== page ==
Andrei N. Khlobystov

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Although fullerenes can be efficiently generated from graphite in high yield, the route to the formation of these symmetrical and aesthetically pleasing carbon cages from a flat graphene sheet remains a mystery. The most widely accepted mechanisms postulate that the graphene structure dissociates to very small clusters of carbon atoms such as C(2), which(More)
Although the outer surface of single-walled carbon nanotubes (atomically thin cylinders of carbon) can be involved in a wide range of chemical reactions, it is generally thought that the interior surface of nanotubes is unreactive. In this study, we show that in the presence of catalytically active atoms of rhenium inserted into nanotubes, the nanotube(More)
Single-walled carbon nanotubes (SWNTs), which are graph-itic tubular structures with single-atom-thick sidewalls and varying diameters, are effective containers for a wide variety of molecular species. [1–4] They are particularly suitable for study by transmission electron microscopy (TEM). [4] Chemical reactions between molecules inside nanotubes can be(More)
Carbon nanotubes (CNTs) act as efficient nanoreactors, templating the assembly of sulfur-terminated graphene nanoribbons (S-GNRs) with different sizes, structures, and conformations. Spontaneous formation of nanoribbons from small sulfur-containing molecules is efficiently triggered by heat treatment or by an 80 keV electron beam. S-GNRs form readily in(More)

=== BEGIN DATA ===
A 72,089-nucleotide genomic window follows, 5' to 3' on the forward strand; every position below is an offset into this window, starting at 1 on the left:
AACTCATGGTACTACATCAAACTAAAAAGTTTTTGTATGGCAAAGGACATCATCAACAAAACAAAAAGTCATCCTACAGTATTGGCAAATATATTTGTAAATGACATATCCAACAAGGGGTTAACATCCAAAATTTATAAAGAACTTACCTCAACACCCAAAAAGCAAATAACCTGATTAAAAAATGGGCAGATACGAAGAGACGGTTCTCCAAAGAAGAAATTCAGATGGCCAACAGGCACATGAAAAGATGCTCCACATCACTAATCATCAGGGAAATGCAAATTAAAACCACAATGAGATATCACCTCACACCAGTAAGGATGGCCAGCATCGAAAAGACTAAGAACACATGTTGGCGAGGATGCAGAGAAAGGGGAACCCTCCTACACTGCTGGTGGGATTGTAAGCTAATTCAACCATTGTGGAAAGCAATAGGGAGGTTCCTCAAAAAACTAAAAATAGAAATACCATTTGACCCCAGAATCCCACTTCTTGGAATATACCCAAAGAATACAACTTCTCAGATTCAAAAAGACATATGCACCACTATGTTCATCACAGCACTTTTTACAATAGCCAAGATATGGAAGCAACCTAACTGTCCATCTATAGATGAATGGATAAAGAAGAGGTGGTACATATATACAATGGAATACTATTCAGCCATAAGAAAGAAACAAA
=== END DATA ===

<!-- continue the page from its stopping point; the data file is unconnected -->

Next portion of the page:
Clusters of transition metals, W, Re, and Os, upon encapsulation within a single-walled carbon nanotube (SWNT) exhibit marked differences in their affinity and reactivity with the SWNT, as revealed by low-voltage aberration-corrected high-resolution transmission electron microscopy (AC-HRTEM). Activated by an 80 keV electron beam, W reacts only weakly with(More)
Atomically thin carbon nanotubes serve as transparent-test tubes for individual molecules of functionalised endohedral fullerenes. Aberration-corrected transmission electron microscopy reveals the complex dynamic behaviour of these molecules at the atomic level, and it sheds light on the mechanism of their encapsulation into nanotubes.
We propose to use the damping signal of an oscillating cantilever in dynamic atomic force microscopy as a noninvasive tool to study the vibrational structure of the substrate. We present atomically resolved maps of damping in carbon nanotube peapods, capable of identifying the location and packing of enclosed Dy@C_{82} molecules as well as local excitations(More)
Graphene grown by high temperature molecular beam epitaxy on hexagonal boron nitride (hBN) forms continuous domains with dimensions of order 20 μm, and exhibits moiré patterns with large periodicities, up to ~30 nm, indicating that the layers are highly strained. Topological defects in the moiré patterns are observed and attributed to the relaxation of(More)
We demonstrate direct epitaxial growth of high-quality hexagonal boron nitride (hBN) layers on graphite using high-temperature plasma-assisted molecular beam epitaxy. Atomic force microscopy reveals mono- and few-layer island growth, while conducting atomic force microscopy shows that the grown hBN has a resistance which increases exponentially with the(More)
In organic synthesis, the composition and structure of products are predetermined by the reaction conditions; however, the synthesis of well-defined inorganic nanostructures often presents a significant challenge yielding nonstoichiometric or polymorphic products. In this study, confinement in the nanoscale cavities of single-walled carbon nanotubes (SWNTs)(More)